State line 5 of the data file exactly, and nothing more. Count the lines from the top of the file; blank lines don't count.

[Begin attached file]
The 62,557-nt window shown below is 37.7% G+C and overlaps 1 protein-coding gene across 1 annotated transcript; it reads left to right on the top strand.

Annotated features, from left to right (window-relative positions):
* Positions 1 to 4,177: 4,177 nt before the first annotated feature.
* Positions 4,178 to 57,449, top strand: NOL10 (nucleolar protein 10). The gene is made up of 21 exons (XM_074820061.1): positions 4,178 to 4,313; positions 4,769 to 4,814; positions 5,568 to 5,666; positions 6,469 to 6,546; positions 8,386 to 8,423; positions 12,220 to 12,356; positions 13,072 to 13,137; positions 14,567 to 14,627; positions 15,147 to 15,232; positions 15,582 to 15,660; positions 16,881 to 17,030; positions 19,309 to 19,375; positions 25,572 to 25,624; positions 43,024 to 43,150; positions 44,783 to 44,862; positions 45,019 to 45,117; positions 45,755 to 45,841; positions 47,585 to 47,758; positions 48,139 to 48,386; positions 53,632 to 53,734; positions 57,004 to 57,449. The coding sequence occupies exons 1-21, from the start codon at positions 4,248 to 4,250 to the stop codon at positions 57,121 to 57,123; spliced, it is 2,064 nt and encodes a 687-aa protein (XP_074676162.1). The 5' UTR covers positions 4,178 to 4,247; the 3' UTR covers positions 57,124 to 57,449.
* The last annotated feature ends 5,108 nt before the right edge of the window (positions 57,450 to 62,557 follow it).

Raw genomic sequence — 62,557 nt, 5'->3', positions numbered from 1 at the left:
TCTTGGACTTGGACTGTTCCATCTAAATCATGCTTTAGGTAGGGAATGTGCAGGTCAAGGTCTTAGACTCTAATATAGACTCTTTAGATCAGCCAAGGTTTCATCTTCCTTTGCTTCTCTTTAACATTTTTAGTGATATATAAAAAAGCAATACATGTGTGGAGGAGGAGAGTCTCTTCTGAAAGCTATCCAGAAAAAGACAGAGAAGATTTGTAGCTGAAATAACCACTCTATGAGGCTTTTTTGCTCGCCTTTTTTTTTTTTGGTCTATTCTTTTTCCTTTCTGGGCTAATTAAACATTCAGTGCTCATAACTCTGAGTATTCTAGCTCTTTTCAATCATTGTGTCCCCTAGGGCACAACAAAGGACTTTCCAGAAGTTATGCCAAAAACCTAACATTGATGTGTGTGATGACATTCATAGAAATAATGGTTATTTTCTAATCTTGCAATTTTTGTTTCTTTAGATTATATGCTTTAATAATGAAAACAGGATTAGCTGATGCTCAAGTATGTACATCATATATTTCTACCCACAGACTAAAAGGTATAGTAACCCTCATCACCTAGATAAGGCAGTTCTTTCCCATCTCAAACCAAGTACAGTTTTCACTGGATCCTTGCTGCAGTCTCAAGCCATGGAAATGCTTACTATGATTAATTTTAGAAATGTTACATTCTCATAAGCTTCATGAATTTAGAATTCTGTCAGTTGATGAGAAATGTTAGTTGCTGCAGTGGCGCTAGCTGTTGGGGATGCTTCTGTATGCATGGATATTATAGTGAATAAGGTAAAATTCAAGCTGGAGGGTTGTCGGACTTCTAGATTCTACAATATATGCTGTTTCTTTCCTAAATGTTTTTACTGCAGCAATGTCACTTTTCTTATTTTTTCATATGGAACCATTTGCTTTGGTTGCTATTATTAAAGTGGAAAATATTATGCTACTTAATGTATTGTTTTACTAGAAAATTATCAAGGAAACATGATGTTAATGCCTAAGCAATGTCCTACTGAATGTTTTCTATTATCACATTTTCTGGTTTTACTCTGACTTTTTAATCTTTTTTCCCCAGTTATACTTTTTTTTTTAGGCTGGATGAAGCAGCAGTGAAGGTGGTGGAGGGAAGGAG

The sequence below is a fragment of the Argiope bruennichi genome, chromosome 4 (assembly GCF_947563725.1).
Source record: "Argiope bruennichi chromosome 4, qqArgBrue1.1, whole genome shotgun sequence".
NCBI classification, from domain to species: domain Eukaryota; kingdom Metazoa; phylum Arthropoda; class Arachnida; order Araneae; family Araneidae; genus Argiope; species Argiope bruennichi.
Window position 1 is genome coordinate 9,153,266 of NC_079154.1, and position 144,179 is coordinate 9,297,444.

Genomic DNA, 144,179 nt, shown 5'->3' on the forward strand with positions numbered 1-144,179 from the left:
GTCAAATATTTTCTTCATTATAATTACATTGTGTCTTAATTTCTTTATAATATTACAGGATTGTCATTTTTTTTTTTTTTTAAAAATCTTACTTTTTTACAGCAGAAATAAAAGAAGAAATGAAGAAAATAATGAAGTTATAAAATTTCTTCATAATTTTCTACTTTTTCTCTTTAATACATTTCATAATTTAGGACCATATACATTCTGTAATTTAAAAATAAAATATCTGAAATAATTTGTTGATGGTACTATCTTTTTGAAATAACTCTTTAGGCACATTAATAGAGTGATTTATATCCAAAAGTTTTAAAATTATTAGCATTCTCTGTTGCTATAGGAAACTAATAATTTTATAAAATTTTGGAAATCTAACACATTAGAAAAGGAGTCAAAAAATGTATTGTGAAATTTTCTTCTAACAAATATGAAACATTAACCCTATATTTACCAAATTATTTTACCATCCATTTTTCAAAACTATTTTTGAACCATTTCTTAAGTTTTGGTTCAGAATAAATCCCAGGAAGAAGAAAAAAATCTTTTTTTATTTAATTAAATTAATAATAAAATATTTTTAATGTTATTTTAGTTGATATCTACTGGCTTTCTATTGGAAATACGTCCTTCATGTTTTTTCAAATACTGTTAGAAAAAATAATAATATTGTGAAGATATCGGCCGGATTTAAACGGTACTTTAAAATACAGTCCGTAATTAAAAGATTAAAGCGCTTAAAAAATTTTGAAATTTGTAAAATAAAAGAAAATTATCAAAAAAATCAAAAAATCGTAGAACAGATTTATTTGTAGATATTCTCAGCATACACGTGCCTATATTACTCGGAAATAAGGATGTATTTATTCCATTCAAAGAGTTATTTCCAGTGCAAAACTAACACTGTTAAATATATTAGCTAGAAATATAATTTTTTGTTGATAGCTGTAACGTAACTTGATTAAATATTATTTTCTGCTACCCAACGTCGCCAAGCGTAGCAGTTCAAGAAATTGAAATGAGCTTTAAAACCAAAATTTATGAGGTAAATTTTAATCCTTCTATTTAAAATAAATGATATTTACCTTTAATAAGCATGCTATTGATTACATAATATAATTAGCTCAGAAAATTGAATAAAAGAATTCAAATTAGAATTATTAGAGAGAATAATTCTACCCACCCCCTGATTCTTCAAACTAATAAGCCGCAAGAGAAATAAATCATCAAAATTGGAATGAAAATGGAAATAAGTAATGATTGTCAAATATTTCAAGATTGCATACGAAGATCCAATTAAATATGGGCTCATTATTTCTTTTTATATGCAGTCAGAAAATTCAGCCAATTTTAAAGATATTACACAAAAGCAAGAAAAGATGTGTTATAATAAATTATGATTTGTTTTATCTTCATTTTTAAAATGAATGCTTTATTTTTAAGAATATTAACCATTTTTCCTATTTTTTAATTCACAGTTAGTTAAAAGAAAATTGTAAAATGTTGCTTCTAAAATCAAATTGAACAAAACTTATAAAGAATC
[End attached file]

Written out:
* The last annotated feature ends 5,108 nt before the right edge of the window (positions 57,450 to 62,557 follow it).